A vast majority, 89 per cent, of people in the north perceive that bribery and corruption exist there, while 56 per cent think the situation got worse in 2017.
Some 48 per cent said that diverting public funds to companies, individuals or groups due to corruption was very common or common.
When asked if there was a tradition of payment of bribes to secure contracts, only 14 per cent said this was very rare or rare.
These are some of the results of a new survey published by the Friedrich-Ebert-Stiftung and presented at the Home for Cooperation on Tuesday.
The survey is the first comprehensive research on corruption perception in the northern part of Cyprus and researchers Omer Gokcekus and Sertac Sonan hope to make comparisons over the years in future by replicating it yearly. By using an international corruption perception index they will be able to compare the scores with countries on international lists.
The researchers sampled 366 business people holding executive positions from different types of companies as these were more likely to encounter officials, and former public officials.
Both the business community and former bureaucrats share the view that corruption is widespread.
Politicians (67 per cent) and political parties (62 per cent) were seen as the two groups which were most deeply involved in the practice, followed by high level civil servants. Only one third of the business people, who were chosen as interviewees as they have direct contacts with officials viewed low level civil servants as corrupt.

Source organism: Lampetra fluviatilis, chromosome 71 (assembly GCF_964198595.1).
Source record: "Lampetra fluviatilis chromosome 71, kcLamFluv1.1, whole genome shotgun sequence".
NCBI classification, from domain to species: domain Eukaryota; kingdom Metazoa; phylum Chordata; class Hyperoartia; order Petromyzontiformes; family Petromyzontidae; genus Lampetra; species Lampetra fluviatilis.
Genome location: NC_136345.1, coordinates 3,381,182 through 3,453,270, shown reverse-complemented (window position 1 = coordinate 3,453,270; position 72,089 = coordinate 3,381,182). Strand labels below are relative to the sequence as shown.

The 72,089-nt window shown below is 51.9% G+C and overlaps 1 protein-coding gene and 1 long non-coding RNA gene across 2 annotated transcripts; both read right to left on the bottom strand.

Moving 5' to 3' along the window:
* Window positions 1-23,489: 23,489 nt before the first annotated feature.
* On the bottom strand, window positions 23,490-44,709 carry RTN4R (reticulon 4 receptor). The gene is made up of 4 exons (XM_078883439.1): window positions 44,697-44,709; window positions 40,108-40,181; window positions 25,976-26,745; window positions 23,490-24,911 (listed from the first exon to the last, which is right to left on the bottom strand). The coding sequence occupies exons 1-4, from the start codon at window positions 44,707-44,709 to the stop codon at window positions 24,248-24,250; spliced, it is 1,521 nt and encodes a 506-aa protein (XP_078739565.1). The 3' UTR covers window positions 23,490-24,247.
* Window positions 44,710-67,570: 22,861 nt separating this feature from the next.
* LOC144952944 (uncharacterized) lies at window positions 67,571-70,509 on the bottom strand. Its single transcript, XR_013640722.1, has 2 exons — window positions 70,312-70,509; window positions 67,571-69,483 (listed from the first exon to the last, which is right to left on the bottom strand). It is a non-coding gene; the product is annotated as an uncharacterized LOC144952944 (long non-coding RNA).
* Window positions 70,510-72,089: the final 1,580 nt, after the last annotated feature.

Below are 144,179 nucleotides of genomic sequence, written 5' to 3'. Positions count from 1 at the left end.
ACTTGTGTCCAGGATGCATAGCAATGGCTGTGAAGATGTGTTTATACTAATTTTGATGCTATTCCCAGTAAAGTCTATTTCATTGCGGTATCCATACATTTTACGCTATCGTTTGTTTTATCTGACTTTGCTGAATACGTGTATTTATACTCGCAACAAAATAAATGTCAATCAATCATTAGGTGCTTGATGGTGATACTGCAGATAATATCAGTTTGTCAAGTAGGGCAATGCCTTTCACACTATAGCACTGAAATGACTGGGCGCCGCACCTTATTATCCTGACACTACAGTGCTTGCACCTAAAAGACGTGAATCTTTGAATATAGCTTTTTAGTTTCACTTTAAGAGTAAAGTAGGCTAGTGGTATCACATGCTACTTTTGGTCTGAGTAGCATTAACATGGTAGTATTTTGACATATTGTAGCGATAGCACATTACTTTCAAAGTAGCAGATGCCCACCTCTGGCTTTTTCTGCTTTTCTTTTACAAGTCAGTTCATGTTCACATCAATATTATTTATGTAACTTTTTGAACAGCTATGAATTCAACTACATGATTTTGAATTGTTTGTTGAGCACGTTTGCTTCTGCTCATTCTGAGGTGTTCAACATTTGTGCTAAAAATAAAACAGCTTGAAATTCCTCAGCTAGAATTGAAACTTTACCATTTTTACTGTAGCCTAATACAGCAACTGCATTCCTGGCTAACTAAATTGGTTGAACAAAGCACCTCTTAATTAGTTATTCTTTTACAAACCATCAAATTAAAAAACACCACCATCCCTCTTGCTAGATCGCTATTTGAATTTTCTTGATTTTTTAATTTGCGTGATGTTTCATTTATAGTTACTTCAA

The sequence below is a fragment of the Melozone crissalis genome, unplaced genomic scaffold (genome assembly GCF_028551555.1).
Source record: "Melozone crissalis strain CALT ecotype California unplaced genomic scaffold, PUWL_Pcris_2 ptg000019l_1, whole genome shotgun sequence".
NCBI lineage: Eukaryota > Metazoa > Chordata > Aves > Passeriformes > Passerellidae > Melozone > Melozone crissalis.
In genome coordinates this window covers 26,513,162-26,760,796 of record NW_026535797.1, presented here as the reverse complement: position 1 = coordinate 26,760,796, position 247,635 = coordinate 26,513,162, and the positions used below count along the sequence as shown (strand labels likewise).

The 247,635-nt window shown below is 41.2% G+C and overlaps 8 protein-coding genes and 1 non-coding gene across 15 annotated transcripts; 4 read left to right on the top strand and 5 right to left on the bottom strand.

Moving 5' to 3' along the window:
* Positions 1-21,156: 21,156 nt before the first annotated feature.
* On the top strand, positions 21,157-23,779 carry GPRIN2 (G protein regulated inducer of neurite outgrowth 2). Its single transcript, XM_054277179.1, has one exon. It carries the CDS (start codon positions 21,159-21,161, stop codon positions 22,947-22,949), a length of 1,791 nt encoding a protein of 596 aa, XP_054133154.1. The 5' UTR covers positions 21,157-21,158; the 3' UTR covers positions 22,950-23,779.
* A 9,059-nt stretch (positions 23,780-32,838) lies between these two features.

“This is not about bribing a police officer to avoid paying a fine,” Sonan who was presenting the research commented.
Bribes are connected with different areas of business, with 63 per cent identifying ‘allocation of land and similar incentives’ as the most corrupt while the least corrupt area, with 29 per cent, was ‘imports and exports’.
It is not only about personal gain, the survey showed that six in ten people thought it is as common to misappropriate funds for political as for private purposes.
“MPs have to declare their assets and liabilities and they do it but nobody can see the results, only the speaker of parliament. This should be made transparent,” the researcher said.
As 56 per cent believe there is almost never an effective mechanism to deter corruption in place, the authors suggest enforcing existing frameworks and auditing public funds, something they found was seldom done in practice. Their recommendation was to also introduce institutional reforms.
Though corruption is deeply ingrained, something can be done about it, Sonan believes.
“Yes, it has become part of the political culture for the past 40 to 45 years, but it can be turned around with the right response. We need to see one major case where a high-level official is punished.”